All visible objects, man, are but as pasteboard masks.
But in each
event - in the living act, the undoubted deed - there, some
unknown but still reasoning thing puts forth the mouldings of its
features from behind the unreasoning mask. If man will strike,
strike through the mask! How can the prisoner reach outside except
by thrusting through the wall?
To me, the white whale is that wall,
shoved near to me. Sometimes I think there's naught beyond. But 'tis
enough. He tasks me; he heaps me; I see in him outrageous strength,
with an inscrutable malice sinewing it.
That inscrutable thing is
chiefly what I hate; and be the white whale agent, or be the white
whale principal, I will wreak that hate upon him. (Moby Dick by Herman Melville)
In 1979, Paul Bennewitz operated a small electronics company,
Thunder Scientific Laboratory, in Albuquerque, New Mexico.
He was a
physicist, and inventor, and a tinkerer. He also had an avid
interest in UFOs, and was an investigator for APRO (Aerial
Phenomenon Research Organization- based in Arizona), the UFO group
started by Jim and Coral Lorenzen.
From his home on the outskirts of
Albuquerque, Bennewitz had, along with others, seen strange lights
in the night sky over the Manzano Test Range outside Albuquerque.
The lights seemed to appear almost every evening and to fly towards
Coyote Canyon, also a part of the Kirtland Air Force Base area that
included Sandia National laboratory and Phillips laboratory, both of
which do ultra-top-secret research.
In 1979 - 1980 (the record of the year is unclear), Bennewitz and a
psychologist/UFOlogist named Dr. Leo Sprinkle investigated the story
that a deeply troubled woman named Myrna Hansen told them. She
claimed that she and her young son had seen a UFO while driving on a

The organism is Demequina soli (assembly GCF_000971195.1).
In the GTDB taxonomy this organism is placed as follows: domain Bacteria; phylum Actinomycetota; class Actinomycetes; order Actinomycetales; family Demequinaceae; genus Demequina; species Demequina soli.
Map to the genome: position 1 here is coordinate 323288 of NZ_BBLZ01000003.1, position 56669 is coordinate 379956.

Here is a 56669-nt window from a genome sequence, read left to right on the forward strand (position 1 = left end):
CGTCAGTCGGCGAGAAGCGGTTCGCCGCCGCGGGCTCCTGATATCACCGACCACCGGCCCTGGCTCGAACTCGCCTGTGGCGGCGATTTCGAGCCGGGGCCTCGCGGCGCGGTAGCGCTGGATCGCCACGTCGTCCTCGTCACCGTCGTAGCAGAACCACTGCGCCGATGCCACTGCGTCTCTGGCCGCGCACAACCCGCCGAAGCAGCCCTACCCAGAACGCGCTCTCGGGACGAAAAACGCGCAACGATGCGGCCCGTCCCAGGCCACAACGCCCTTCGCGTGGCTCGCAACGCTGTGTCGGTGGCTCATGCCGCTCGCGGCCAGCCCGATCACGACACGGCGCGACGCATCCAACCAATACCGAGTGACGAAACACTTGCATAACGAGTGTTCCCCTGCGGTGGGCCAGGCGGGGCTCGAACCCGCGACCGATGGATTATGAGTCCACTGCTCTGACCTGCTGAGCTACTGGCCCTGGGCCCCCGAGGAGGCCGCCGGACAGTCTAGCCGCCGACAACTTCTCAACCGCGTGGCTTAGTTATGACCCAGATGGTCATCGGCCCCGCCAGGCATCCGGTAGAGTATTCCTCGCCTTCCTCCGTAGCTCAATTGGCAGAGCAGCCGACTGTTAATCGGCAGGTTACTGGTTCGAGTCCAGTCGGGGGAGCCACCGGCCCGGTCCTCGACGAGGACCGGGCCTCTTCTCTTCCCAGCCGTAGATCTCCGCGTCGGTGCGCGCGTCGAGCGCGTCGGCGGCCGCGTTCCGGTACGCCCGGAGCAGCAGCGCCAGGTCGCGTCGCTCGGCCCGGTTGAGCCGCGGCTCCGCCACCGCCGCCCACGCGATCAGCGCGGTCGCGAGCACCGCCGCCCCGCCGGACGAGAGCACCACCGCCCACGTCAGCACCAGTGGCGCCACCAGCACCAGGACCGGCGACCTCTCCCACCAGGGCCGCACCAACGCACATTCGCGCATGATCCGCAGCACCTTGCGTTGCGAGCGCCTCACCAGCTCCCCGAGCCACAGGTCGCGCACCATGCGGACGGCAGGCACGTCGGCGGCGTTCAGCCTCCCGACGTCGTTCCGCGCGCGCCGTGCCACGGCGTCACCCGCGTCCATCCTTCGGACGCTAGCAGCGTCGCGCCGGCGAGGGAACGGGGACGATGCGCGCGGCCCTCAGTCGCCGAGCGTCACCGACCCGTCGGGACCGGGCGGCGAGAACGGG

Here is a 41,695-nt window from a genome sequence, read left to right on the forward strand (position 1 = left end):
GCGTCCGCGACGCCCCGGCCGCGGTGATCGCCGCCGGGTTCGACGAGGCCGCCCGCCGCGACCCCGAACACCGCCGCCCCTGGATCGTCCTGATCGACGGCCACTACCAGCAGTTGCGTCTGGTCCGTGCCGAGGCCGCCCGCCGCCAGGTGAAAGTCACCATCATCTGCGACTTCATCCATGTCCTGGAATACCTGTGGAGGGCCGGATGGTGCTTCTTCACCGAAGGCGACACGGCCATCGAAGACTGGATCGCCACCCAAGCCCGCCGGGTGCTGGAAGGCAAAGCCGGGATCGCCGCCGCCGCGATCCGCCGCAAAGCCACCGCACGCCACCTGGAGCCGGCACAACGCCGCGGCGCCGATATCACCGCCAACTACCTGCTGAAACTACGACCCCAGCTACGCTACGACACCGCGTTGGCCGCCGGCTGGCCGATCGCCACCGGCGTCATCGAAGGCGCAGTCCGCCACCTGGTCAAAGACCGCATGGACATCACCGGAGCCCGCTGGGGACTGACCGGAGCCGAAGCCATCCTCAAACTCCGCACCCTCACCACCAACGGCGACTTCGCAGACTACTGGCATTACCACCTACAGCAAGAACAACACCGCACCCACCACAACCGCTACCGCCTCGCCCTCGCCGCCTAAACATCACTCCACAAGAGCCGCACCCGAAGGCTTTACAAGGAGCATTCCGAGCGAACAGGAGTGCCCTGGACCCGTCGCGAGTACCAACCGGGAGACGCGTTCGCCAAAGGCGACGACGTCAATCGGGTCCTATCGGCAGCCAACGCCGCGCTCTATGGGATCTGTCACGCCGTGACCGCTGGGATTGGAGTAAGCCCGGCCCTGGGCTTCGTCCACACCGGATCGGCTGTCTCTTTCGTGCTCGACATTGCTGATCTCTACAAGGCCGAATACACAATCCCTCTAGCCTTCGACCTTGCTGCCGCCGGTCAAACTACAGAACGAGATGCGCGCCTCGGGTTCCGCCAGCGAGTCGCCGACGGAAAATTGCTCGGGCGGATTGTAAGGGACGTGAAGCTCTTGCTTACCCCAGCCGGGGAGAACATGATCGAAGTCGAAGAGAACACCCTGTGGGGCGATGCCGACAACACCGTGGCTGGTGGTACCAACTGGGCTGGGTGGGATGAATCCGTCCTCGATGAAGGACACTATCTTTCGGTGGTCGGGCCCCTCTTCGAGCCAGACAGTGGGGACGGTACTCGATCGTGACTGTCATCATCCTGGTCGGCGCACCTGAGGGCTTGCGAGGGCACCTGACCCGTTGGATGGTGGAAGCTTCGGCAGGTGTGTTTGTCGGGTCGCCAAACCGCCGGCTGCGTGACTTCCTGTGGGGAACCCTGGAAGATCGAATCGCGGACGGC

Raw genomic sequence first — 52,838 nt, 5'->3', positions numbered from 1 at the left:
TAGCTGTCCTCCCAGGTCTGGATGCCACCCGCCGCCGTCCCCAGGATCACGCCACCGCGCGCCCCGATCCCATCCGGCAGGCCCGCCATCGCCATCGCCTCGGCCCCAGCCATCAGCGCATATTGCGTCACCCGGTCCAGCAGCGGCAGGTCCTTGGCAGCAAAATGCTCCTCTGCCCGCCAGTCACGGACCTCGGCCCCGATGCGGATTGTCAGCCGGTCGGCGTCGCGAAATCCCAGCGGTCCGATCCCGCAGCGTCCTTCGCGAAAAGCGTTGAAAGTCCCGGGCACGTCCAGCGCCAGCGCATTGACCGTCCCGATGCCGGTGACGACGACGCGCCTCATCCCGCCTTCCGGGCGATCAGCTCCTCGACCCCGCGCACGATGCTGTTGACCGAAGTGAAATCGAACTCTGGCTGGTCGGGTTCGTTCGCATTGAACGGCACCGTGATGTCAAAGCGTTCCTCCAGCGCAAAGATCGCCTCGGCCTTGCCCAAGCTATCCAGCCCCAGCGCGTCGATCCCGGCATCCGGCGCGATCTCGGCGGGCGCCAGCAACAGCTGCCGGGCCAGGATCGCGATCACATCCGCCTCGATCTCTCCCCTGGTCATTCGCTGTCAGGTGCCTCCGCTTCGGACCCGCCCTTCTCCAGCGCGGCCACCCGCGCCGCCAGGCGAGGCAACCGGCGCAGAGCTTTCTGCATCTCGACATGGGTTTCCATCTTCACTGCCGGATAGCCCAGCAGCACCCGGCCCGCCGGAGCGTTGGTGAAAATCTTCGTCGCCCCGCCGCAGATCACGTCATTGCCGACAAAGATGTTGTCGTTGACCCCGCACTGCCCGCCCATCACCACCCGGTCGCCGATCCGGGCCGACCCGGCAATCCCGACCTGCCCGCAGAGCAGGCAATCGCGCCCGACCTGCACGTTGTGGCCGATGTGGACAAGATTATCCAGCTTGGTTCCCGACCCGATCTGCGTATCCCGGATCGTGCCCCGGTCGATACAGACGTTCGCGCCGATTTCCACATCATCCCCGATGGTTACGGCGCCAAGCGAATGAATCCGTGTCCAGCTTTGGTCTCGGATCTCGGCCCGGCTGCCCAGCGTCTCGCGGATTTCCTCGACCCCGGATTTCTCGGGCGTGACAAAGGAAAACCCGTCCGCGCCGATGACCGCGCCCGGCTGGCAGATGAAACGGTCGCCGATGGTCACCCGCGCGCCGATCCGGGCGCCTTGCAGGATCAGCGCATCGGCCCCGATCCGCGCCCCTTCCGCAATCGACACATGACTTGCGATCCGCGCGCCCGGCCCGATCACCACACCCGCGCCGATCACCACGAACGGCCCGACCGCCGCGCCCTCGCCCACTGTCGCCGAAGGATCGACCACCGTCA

rural road near Cimarron, in northeastern New Mexico. With the
patient's permission, Dr. Sprinkle began hypnotizing her, and over a
three month period, Bennewitz and Sprinkle heard a very unusual
Under hypnosis, the patient said that, not only had she seen several
UFOs that day, but she had seen cattle being abducted and she and
her son had also been abducted by the aliens and taken to a secret
underground base where they saw the cattle being mutilated and
drained of their blood and saw vats containing human body parts.
further said that some sort of implants were placed in the bodies of
her and her son and that the aliens could control their minds
through these devices.
Bennewitz believed the woman's story, and he believed that it was
connected somehow to the lights he was seeing over Manzano. He began
filming the lights, amassing over 2600 feet of film. He also came to
believe that he could receive signals from the craft that he
He built antennas and receivers to receive low-frequency
electromagnetic transmissions that he believed came from the alien
craft. Bennewitz called his "mission"
Project Beta. Those who have
seen the films and heard the tapes of the low-frequency radio
transmissions say there is no doubt that Bennewitz was filming and
recording real phenomena.
On 24 October 1980, Bennewitz contacted Kirtland AFB to make
a report of what he felt was a real threat against Manzano Weapons
Storage Area by UFOs. He first communicated with Major Ernest E.
Edwards, who referred him to S.A. Richard C. Doty.